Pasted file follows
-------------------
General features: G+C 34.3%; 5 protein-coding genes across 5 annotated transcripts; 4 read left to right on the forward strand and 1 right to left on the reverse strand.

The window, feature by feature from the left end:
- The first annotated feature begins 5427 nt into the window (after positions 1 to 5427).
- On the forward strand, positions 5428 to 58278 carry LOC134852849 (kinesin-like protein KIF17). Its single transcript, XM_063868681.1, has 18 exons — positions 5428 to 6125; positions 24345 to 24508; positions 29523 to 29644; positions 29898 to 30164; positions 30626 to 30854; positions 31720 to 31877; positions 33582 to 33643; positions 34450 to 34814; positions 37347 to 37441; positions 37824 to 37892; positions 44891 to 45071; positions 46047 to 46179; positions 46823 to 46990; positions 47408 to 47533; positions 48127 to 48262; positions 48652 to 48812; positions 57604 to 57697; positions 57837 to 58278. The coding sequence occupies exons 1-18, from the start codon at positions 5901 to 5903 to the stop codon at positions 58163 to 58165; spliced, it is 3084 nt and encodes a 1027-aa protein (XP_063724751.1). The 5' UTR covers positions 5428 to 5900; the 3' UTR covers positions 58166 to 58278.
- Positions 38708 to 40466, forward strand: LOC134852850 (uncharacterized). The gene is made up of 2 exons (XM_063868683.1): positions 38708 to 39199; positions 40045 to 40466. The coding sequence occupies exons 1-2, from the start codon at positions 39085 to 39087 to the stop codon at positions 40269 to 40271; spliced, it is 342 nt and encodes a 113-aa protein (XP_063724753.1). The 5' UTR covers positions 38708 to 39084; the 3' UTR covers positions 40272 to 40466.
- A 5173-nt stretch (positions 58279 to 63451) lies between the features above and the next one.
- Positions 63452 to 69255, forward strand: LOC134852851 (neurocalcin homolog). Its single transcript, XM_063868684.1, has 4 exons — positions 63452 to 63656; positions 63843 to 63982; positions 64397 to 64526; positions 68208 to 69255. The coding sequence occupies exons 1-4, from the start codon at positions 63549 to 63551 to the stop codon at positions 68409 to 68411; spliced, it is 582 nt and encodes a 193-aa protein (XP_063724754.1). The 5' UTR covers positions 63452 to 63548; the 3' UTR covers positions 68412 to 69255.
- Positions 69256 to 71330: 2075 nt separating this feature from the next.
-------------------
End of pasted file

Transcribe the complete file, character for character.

General features: G+C 34.3%; 5 protein-coding genes across 5 annotated transcripts; 4 read left to right on the forward strand and 1 right to left on the reverse strand.

The window, feature by feature from the left end:
- The first annotated feature begins 5427 nt into the window (after positions 1 to 5427).
- On the forward strand, positions 5428 to 58278 carry LOC134852849 (kinesin-like protein KIF17). Its single transcript, XM_063868681.1, has 18 exons — positions 5428 to 6125; positions 24345 to 24508; positions 29523 to 29644; positions 29898 to 30164; positions 30626 to 30854; positions 31720 to 31877; positions 33582 to 33643; positions 34450 to 34814; positions 37347 to 37441; positions 37824 to 37892; positions 44891 to 45071; positions 46047 to 46179; positions 46823 to 46990; positions 47408 to 47533; positions 48127 to 48262; positions 48652 to 48812; positions 57604 to 57697; positions 57837 to 58278. The coding sequence occupies exons 1-18, from the start codon at positions 5901 to 5903 to the stop codon at positions 58163 to 58165; spliced, it is 3084 nt and encodes a 1027-aa protein (XP_063724751.1). The 5' UTR covers positions 5428 to 5900; the 3' UTR covers positions 58166 to 58278.
- Positions 38708 to 40466, forward strand: LOC134852850 (uncharacterized). The gene is made up of 2 exons (XM_063868683.1): positions 38708 to 39199; positions 40045 to 40466. The coding sequence occupies exons 1-2, from the start codon at positions 39085 to 39087 to the stop codon at positions 40269 to 40271; spliced, it is 342 nt and encodes a 113-aa protein (XP_063724753.1). The 5' UTR covers positions 38708 to 39084; the 3' UTR covers positions 40272 to 40466.
- A 5173-nt stretch (positions 58279 to 63451) lies between the features above and the next one.
- Positions 63452 to 69255, forward strand: LOC134852851 (neurocalcin homolog). Its single transcript, XM_063868684.1, has 4 exons — positions 63452 to 63656; positions 63843 to 63982; positions 64397 to 64526; positions 68208 to 69255. The coding sequence occupies exons 1-4, from the start codon at positions 63549 to 63551 to the stop codon at positions 68409 to 68411; spliced, it is 582 nt and encodes a 193-aa protein (XP_063724754.1). The 5' UTR covers positions 63452 to 63548; the 3' UTR covers positions 68412 to 69255.
- Positions 69256 to 71330: 2075 nt separating this feature from the next.